The days of record-low interest rates are officially over
Unless you’ve been living under a rock this week, you will have heard that the RBA has lifted interest rates for the first time in a decade. Our official rate is now 0.35%.
Similarly, the US Fed lifted rates to 0.75%-1% and the Bank of England lifted their benchmark to 1%.
Higher cash rates mean every person with debt is going to start paying more, since the ink hadn’t even dried on the RBA’s announcement before all the banks passed the increase on to customers.
Unsurprisingly, the increase didn’t flow on to cash accounts or term deposits, so not great news for those living off their savings.
And you can be pretty confident that the pain doesn’t end there. The war in Ukraine, COVID-19 lockdowns in China, and rising inflation are likely to push rates even higher – we could be looking at 3.5% to 4% variable by the end of the year.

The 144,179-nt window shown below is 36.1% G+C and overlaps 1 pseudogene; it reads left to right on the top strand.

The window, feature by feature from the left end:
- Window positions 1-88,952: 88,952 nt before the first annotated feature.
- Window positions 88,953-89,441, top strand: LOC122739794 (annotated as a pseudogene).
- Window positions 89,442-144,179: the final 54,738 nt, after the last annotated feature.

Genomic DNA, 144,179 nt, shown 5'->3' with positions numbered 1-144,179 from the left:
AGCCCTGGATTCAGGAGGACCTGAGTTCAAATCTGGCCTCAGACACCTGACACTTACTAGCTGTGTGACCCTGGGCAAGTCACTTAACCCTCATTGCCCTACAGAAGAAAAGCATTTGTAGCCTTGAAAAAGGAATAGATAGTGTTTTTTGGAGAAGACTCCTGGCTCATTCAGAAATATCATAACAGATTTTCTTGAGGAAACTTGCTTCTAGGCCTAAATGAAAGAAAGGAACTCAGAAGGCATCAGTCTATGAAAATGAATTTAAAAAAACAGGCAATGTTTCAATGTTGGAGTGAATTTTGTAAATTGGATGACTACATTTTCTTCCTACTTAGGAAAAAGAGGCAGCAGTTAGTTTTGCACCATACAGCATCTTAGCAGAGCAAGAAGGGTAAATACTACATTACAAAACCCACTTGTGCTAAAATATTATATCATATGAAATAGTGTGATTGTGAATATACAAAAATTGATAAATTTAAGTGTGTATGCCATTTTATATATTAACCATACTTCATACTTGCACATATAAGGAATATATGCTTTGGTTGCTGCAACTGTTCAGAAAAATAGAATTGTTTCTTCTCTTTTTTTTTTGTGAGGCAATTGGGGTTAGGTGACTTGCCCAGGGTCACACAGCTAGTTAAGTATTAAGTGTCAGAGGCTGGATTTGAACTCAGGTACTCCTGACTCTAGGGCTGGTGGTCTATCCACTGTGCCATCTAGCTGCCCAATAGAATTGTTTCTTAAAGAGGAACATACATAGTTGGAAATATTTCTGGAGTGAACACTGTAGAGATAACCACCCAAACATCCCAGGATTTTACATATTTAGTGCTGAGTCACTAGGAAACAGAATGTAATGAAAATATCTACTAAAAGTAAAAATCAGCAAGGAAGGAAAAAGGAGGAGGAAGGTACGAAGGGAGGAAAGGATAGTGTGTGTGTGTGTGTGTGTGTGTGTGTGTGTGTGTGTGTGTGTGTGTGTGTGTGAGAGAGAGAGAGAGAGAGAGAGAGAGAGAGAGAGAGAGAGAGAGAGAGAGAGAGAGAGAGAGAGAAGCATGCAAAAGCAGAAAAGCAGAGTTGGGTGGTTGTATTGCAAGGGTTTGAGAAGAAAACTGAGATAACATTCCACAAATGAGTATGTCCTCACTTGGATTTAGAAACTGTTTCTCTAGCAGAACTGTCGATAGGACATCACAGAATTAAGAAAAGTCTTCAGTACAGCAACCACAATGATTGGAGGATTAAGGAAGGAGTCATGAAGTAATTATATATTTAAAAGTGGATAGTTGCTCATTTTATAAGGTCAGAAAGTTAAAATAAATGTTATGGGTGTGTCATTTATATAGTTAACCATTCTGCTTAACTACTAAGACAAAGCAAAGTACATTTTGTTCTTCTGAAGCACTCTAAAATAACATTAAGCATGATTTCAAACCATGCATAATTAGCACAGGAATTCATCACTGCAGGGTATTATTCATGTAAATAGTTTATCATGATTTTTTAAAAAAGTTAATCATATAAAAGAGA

For the average $700,000 mortgage holder, that translates to an interest-only increase of $145 per month, which kicks in next week. But in a year’s time you could be looking at a $729 per month increase on the same loan.
This is our new reality, which will likely come as a shock to borrowers who have only known the low interest rate conditions we’ve been experiencing over the past decade. If you’re concerned, now is the time to get in touch with your financial advisor, so you can get on the front foot.
In other news, our markets are getting smashed today after 3%+ losses in the US last night. All the uneasiness in the US is being driven by speculation around when interest rates will be lifted further and by how much.
The US Fed Chair Jerome Powell has said there will not be a 0.75% rate hike in June, but the markets don’t believe him. So tech stocks in particular have been sold off the Nasdaq, down more than 25% from recent highs.
The good news is our ASX200 is holding relatively well, down only 5.4% from our recent high, and compared with the S&P500 which is down 14.55%.